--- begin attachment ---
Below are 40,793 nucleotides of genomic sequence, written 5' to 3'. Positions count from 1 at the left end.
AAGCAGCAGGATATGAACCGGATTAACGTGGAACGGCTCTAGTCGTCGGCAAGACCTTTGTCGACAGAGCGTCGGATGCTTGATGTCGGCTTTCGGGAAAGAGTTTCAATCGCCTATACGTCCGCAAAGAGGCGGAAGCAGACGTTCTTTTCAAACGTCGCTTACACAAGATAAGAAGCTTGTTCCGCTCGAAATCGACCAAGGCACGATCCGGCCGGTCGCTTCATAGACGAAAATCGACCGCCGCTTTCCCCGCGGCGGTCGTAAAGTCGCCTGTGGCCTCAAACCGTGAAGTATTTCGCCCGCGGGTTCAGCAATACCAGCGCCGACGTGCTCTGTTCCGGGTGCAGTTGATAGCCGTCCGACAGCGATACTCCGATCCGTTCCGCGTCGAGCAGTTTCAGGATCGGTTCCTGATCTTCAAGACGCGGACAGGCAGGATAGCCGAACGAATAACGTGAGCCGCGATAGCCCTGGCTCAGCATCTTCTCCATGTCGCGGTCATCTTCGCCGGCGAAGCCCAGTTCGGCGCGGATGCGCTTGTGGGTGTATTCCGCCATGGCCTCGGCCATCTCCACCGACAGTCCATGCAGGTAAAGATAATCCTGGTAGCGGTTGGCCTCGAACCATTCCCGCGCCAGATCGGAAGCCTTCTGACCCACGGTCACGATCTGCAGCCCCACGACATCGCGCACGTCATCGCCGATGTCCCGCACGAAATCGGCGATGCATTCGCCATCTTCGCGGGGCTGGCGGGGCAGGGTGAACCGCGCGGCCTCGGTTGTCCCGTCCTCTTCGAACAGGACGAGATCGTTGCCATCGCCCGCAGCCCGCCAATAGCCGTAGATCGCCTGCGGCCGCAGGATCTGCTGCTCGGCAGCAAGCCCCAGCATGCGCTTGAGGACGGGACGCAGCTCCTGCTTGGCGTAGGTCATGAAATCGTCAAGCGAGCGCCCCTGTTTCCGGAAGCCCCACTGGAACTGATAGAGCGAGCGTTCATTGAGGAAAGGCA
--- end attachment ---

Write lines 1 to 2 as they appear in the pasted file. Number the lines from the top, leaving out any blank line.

Below are 40,793 nucleotides of genomic sequence, written 5' to 3'. Positions count from 1 at the left end.
AAGCAGCAGGATATGAACCGGATTAACGTGGAACGGCTCTAGTCGTCGGCAAGACCTTTGTCGACAGAGCGTCGGATGCTTGATGTCGGCTTTCGGGAAAGAGTTTCAATCGCCTATACGTCCGCAAAGAGGCGGAAGCAGACGTTCTTTTCAAACGTCGCTTACACAAGATAAGAAGCTTGTTCCGCTCGAAATCGACCAAGGCACGATCCGGCCGGTCGCTTCATAGACGAAAATCGACCGCCGCTTTCCCCGCGGCGGTCGTAAAGTCGCCTGTGGCCTCAAACCGTGAAGTATTTCGCCCGCGGGTTCAGCAATACCAGCGCCGACGTGCTCTGTTCCGGGTGCAGTTGATAGCCGTCCGACAGCGATACTCCGATCCGTTCCGCGTCGAGCAGTTTCAGGATCGGTTCCTGATCTTCAAGACGCGGACAGGCAGGATAGCCGAACGAATAACGTGAGCCGCGATAGCCCTGGCTCAGCATCTTCTCCATGTCGCGGTCATCTTCGCCGGCGAAGCCCAGTTCGGCGCGGATGCGCTTGTGGGTGTATTCCGCCATGGCCTCGGCCATCTCCACCGACAGTCCATGCAGGTAAAGATAATCCTGGTAGCGGTTGGCCTCGAACCATTCCCGCGCCAGATCGGAAGCCTTCTGACCCACGGTCACGATCTGCAGCCCCACGACATCGCGCACGTCATCGCCGATGTCCCGCACGAAATCGGCGATGCATTCGCCATCTTCGCGGGGCTGGCGGGGCAGGGTGAACCGCGCGGCCTCGGTTGTCCCGTCCTCTTCGAACAGGACGAGATCGTTGCCATCGCCCGCAGCCCGCCAATAGCCGTAGATCGCCTGCGGCCGCAGGATCTGCTGCTCGGCAGCAAGCCCCAGCATGCGCTTGAGGACGGGACGCAGCTCCTGCTTGGCGTAGGTCATGAAATCGTCAAGCGAGCGCCCCTGTTTCCGGAAGCCCCACTGGAACTGATAGAGCGAGCGTTCATTGAGGAAAGGCA